Some European jurisdictions, notably France or the UK, have issued regulation or regulatory expectations, respectively, for disclosing and/or managing the financial risks from climate change.

b) Switzerland

Also in Switzerland, climate and climate-related risks have been on the political and regulatory agenda for many years. After closely following the activities of the NGFS, a network of international central banks and supervisors committed to better understanding and managing the financial risks of climate change, since its launch in 2017, FINMA joined the NGFS in April 2019. In its Risk Monitor 2019, FINMA identified financial risks arising from climate change as one of the most important long-term risks and announced that it will refine its analyses of climate-related risks in the balance sheets of financial institutions and develop approaches for improved voluntary or regulated disclosure of financial climate risks. FINMA has a separate “dossier” on green finance on its website (, showing how high it is on its priorities list. In June 2020, the Swiss Federal Council adopted a report and guidelines on sustainability in the financial sector. Welcoming the Swiss Federal Council’s initiative to examine the subject of sustainability and climate risks for the financial sector in further depth, FINMA already in June 2020 announced that it will address the subject of climate-related financial risks as part of its supervisory remit and review regulatory approaches for improved transparency regarding climate-related financial risks by major financial institutions.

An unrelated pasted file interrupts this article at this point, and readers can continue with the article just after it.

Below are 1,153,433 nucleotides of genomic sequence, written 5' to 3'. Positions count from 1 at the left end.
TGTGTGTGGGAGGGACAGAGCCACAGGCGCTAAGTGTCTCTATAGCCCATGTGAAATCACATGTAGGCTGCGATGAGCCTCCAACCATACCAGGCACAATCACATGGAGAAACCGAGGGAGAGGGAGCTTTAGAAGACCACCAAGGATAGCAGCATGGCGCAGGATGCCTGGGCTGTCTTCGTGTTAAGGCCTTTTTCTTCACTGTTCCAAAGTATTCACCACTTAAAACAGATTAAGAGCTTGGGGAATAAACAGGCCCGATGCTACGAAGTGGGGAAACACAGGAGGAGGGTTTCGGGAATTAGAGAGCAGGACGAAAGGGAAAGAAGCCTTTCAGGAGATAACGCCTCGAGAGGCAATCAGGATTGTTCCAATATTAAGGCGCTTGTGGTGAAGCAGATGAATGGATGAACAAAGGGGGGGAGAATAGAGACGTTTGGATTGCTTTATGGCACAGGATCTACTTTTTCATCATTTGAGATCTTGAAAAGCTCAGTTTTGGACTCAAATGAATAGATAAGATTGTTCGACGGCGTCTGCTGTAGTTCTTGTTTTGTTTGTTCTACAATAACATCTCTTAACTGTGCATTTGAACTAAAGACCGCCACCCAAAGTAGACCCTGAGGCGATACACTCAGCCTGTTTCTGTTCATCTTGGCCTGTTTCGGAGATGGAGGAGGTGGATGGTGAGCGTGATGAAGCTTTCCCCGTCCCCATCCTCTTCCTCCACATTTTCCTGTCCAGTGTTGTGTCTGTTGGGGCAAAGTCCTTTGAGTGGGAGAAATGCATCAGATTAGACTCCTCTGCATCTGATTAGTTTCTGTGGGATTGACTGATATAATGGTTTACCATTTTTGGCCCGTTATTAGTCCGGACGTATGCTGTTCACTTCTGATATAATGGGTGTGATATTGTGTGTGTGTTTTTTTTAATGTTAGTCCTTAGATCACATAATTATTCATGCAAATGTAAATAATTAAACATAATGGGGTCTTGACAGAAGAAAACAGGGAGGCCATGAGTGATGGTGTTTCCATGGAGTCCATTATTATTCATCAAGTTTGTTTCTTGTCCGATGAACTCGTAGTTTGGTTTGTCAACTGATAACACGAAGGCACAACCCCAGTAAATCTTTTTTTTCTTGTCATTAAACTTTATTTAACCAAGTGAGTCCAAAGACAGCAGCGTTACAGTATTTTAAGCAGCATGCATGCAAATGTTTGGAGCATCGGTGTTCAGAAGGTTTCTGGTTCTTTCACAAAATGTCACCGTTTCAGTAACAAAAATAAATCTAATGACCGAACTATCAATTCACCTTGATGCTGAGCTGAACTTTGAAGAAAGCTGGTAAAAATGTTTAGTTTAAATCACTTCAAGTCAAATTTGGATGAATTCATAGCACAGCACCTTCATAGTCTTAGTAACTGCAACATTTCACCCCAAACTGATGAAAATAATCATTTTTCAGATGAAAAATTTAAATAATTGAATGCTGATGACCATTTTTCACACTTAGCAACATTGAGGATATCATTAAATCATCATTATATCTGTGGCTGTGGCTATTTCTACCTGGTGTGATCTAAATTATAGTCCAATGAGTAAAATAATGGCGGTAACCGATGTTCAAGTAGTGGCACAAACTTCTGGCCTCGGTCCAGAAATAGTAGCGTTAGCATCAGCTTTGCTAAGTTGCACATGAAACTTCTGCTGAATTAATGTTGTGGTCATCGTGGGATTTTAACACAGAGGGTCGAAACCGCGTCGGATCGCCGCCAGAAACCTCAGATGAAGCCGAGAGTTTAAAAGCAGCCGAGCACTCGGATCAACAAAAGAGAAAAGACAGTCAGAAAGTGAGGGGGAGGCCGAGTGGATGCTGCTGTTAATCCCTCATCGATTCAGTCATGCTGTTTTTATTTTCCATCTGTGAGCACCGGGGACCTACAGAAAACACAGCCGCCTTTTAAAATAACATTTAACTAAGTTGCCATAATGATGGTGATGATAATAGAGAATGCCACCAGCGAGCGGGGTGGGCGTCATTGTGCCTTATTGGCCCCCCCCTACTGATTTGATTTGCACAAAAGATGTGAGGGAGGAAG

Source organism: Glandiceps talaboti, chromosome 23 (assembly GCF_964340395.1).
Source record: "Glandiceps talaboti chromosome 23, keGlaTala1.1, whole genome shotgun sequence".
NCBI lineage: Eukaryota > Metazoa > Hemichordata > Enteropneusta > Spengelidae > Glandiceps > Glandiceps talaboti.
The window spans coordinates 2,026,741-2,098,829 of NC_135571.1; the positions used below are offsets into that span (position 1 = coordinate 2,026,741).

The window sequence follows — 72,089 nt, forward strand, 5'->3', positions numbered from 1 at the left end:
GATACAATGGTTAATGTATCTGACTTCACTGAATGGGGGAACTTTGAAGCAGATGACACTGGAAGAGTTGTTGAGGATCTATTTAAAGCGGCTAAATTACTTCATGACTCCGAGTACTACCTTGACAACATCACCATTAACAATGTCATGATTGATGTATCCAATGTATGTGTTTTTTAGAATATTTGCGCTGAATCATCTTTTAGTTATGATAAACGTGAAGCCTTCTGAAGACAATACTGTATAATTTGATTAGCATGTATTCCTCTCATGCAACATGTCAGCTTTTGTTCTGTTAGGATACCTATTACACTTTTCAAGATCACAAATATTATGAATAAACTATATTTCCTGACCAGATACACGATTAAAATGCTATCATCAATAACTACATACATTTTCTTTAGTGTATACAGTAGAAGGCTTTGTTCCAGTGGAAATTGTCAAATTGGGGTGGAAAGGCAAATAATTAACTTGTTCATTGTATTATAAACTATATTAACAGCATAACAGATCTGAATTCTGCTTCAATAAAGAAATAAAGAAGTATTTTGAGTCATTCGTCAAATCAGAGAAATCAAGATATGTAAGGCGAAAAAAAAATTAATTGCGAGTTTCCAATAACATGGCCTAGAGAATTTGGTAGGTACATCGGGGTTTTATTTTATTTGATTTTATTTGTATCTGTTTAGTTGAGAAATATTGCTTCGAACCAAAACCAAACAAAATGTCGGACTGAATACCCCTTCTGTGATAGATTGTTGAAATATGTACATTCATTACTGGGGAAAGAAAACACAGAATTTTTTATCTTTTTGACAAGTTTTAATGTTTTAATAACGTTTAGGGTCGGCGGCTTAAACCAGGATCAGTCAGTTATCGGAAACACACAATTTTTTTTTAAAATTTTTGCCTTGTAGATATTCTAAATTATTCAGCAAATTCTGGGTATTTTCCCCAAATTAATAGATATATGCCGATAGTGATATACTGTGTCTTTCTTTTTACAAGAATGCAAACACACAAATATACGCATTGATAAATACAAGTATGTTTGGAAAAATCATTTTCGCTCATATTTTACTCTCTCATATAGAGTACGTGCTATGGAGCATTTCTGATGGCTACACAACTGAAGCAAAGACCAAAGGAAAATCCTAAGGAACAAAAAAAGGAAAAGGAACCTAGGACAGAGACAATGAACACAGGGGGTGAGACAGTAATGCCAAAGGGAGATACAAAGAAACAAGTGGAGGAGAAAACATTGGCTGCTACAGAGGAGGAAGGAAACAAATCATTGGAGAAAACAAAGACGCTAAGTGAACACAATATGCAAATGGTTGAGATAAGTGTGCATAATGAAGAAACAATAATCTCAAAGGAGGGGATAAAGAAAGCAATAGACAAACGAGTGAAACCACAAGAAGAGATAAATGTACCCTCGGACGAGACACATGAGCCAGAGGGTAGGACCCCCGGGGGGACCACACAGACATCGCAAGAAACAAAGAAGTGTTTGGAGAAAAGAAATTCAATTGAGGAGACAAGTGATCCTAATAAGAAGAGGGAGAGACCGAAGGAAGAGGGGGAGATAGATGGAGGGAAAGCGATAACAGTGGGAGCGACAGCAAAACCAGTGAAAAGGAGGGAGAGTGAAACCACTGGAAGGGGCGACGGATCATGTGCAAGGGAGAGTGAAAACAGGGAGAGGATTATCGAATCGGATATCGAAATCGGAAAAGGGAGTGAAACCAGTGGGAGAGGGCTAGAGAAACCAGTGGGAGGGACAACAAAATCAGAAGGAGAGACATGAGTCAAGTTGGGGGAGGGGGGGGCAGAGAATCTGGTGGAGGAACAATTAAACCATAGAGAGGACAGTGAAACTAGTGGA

2) FINMA’s Proposal on Public Disclosure of Climate-related
Financial Risks

From 10 November 2020 until 19 January 2021, FINMA consulted on a partial revision of the FINMA-Circulars 2016/1 and 2016/2 for public disclosure of banks and insurers, respectively. The proposed new disclosure requirements are largely based on the TCFD framework and build on, or continue, the initiatives and publications of FINMA in earlier years.

The proposal states to follow the principle of proportionality in regulation and only defines minimum requirements from a supervisory perspective. In addition, the scope of application is limited to supervisory categories 1 and 2 (i.e., for banks internationally active systemically relevant banks (G-SIB) and non-internationally active systemically relevant banks (D-SIB)).

a) How to Define Climate-related Financial Risks?

The FINMA proposal addresses the question of how climate-related financial risks should be defined: There is, however, no uniform definition of what a climate-related financial risk is. Typically, they are merely categorized into two types, also by the Basel Committee on Banking Supervision or the International Association of Insurance Supervisors as well as the TCFD. FINMA also follows these categories: